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Title

: Poetic Horizons

Author

Minneapolis Institute of Arts

Date

1996

Institution Minneapolis Institute of Arts
The rise of landscape art in Britain was a comparatively late development. What Edward Norgate described in 1649 as that "harmless and honest recreation," which "diverts and lightens the mind" did not emerge as an important art form until the second half of the 18th century. But once established, landscape soon became synonymous with the British school. "Poetic Horizons: The Landscape Tradition in Britain, 1750-1850" traces the emergence and flowering of the British school of landscape from its origins in the topographical tradition of Canaletto and Paul Sandby to its apogee in the exquisite Romantic landscapes of Joseph Mallord William Turner. Featuring more than 200 prints, drawings, watercolors, and illustrated books, the exhibition highlights the seminal role of the graphic arts in the development of this rich and diverse tradition.Artistocratic Patronage
For much of the 18th century, Britain's leading academic theorists relegated landscape painting among the "lesser" genres, unsuited as a subject for serious art. Only history painting, displaying elevated moral principles, could "improve the mind" and "excite . . . noble sentiments," said Jonathon Richardson. Yet, despite its inferior academic status, landscape art had enjoyed aristocratic patronage since the 17th century. In Britain, the genre was dominated by Dutch and Flemish artists, who created admirable topographical views and decorative Italianate landscapes for British collectors. Despite increasing demand, few native-born landscape artists were active in Britain during the first half of the 18th century.The earliest British landscapes were mainly topographical, a tradition revitalized in the 1740s by Canaletto's elegant views of London. And while topographical landscapes remained popular throughout the century, it was the classically inspired Italianate landscape that best exemplified aristocratic taste. Grand Touring British nobility, inspired by their contact with Rome, increasingly looked to the works of great 17th-century masters of classical landscape—Claude Lorrain, Nicolas Poussin, Gaspard Dughet, and Salvator Rosa. In response to this growing vogue, British artists began to emulate the landscapes of these Continental painters. Richard Wilson was the first native-born artist to fully recognize the intellectual and poetic potential of landscape art, effectively blending elements of the ideal with depictions of actual places in Italy and Britain. A number of Wilson's classicized landscape paintings were subsequently engraved by William Woollett, including the dramatic historical landscape Destruction of the Children of Niobe (1761), one of the most acclaimed landscape prints of the 18th century.Back to Nature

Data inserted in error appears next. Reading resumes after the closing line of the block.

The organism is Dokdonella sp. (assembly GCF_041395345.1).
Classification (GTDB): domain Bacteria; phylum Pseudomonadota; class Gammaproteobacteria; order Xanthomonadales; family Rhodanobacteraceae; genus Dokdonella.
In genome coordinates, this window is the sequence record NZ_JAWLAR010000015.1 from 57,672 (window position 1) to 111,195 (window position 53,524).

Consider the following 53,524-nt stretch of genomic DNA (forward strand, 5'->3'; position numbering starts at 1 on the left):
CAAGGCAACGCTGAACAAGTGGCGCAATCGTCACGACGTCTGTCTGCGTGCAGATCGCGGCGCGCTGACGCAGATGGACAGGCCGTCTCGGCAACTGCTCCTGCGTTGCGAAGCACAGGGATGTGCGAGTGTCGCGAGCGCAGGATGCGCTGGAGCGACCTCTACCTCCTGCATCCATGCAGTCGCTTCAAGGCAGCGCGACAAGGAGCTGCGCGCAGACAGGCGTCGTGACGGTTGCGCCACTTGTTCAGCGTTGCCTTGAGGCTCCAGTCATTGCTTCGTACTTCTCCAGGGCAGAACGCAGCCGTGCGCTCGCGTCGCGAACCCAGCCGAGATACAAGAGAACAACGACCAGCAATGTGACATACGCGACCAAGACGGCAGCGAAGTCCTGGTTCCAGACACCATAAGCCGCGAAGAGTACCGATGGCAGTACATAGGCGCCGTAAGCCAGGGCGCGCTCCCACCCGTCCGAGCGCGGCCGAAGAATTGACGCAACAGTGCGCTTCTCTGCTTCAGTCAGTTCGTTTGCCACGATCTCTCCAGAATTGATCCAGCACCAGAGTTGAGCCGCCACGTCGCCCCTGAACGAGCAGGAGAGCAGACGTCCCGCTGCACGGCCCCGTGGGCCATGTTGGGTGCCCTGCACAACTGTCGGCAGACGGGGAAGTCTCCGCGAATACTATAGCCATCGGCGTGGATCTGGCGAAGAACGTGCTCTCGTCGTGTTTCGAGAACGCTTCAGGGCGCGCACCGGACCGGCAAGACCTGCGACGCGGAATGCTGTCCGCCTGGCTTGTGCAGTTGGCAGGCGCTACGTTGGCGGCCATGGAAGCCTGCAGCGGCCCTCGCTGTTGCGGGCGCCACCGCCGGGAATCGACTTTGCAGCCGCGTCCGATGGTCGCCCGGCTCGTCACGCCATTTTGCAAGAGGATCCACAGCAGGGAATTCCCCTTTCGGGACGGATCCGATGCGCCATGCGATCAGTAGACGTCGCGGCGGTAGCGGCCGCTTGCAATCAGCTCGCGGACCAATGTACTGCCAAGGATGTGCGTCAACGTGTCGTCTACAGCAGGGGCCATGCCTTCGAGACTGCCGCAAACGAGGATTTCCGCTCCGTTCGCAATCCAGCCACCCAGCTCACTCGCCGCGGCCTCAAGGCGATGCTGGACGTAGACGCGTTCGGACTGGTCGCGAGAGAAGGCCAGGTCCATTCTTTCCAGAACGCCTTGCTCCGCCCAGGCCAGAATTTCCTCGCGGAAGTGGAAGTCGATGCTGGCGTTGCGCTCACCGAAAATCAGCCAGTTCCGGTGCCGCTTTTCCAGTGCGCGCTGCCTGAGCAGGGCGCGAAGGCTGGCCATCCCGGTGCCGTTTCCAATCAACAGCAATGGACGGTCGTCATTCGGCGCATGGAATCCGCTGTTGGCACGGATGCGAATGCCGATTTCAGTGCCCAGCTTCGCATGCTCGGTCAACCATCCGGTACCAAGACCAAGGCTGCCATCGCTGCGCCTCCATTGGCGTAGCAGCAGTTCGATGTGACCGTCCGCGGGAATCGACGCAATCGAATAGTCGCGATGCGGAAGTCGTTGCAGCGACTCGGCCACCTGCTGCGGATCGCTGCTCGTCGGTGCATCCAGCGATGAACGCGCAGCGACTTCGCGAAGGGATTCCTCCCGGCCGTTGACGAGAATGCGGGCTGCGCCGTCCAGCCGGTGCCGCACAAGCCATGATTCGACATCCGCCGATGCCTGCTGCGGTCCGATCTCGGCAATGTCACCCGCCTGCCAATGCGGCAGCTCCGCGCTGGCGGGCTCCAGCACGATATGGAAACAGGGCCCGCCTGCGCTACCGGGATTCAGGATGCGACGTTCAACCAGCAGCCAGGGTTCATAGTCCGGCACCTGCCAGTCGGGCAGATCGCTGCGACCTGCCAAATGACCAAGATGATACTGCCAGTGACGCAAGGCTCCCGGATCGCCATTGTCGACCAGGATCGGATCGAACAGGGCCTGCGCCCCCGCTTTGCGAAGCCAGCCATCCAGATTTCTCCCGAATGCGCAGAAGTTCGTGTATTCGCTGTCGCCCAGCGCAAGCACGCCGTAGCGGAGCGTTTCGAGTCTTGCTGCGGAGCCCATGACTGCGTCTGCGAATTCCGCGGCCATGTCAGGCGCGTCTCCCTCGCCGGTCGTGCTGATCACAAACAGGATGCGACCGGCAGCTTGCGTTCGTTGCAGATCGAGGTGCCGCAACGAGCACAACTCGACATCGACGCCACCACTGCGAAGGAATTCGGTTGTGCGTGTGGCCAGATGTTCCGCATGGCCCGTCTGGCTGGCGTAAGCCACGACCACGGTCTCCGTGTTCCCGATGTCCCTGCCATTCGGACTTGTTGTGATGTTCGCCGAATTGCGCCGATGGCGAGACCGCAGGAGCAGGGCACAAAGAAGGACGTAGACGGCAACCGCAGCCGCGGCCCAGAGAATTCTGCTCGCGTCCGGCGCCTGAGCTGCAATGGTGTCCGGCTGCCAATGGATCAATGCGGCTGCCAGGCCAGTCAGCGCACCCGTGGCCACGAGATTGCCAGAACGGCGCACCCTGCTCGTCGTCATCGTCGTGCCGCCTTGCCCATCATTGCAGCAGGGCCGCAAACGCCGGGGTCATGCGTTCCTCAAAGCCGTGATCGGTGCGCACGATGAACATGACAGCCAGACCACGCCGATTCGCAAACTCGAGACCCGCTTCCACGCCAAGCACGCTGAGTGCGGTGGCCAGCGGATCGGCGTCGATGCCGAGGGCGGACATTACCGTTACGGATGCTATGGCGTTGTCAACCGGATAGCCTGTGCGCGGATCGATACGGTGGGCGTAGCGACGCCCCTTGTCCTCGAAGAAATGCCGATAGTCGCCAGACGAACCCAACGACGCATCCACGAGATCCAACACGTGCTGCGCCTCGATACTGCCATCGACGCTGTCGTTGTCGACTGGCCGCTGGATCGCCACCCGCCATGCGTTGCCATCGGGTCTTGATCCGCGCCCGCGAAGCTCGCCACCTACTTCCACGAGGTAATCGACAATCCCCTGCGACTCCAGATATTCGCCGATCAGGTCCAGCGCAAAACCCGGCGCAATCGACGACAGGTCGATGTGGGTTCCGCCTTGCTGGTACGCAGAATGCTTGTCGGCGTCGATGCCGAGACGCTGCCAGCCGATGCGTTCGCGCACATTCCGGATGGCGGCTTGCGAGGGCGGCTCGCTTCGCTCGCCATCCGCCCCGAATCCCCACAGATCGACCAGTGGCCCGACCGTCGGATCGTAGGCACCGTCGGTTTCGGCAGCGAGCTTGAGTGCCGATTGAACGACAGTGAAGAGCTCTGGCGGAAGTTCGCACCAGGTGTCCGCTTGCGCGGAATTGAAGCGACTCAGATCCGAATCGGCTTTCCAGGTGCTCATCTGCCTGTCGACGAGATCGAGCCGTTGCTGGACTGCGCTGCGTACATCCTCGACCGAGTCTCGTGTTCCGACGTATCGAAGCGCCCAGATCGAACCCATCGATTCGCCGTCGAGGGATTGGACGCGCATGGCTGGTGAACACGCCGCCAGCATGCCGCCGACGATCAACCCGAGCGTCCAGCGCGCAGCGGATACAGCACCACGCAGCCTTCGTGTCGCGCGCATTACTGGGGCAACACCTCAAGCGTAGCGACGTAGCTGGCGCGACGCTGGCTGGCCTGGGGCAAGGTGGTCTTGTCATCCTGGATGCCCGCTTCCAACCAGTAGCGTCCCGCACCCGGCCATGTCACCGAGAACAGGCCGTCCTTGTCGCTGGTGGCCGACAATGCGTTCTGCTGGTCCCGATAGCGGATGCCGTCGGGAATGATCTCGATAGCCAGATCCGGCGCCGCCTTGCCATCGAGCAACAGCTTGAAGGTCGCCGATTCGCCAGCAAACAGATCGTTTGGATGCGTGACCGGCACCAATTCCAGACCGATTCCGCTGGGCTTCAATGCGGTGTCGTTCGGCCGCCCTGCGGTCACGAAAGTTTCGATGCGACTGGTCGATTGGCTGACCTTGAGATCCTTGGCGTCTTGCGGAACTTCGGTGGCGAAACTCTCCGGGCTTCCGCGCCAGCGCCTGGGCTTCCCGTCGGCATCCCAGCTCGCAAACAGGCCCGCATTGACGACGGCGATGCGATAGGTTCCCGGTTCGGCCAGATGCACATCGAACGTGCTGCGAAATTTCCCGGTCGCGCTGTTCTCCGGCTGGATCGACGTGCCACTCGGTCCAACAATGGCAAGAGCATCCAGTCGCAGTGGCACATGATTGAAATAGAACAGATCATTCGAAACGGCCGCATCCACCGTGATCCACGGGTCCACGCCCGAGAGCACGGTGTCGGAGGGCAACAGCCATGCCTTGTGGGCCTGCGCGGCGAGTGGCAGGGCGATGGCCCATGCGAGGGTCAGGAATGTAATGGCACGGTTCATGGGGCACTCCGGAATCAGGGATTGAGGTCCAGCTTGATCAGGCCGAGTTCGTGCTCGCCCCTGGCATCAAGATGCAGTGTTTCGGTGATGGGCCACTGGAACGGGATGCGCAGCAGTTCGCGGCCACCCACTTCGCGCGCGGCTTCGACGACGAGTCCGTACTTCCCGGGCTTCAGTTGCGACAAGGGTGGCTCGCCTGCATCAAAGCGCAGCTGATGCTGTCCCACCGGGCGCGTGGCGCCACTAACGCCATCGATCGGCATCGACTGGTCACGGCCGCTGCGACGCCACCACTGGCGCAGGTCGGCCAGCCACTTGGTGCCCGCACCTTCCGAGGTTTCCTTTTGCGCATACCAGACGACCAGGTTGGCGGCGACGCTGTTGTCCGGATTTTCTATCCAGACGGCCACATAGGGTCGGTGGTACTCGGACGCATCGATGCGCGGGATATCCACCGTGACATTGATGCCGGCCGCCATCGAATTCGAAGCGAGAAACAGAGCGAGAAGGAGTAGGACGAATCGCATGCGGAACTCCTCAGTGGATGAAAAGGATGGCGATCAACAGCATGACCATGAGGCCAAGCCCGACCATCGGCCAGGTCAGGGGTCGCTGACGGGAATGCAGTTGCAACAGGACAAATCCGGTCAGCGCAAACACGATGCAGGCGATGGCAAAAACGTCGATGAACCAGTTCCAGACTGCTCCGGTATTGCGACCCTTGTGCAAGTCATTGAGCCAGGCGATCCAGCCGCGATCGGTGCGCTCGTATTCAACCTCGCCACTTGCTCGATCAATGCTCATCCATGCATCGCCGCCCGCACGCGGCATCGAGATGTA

While the taste for classical landscape remained strong for much of the century, an emerging interest in naturalism was also apparent. Naturalistic landscapes by leading 17th-century Dutch and Flemish artists, once neglected by British connoisseurs, were in growing demand. Despite injunctions by such academic theorists as Sir Joshua Reynolds, interest in "common nature" as a subject for serious art was increasingly evident among British artists.Thomas Gainsborough was among those who found inspiration in the intrinsic beauty of nature. His intensely poetic paintings and drawings of the English countryside, featuring rustic lovers, peasants going to market, or herdsmen with cattle, prefigured many of the ideas central to the picturesque movement of the late-18th century. His landscapes exerted a strong influence on later generations of romantic artists, most notably John Constable, who referred to Gainsborough's paintings when he remarked, "On looking at them, we find tears in our eyes and know not what brings them."Attitudes toward landscape art and nature changed rapidly during the last 20 years of the 18th century. The rise of the picturesque movement, promulgated by William Gilpin's guides to Welsh and English scenery, greatly encouraged topographical and landscape painting and drawing, especially in watercolor. As a result, British landscape art enjoyed unprecedented popularity between 1790 and 1830.Watercolor's Power and Presence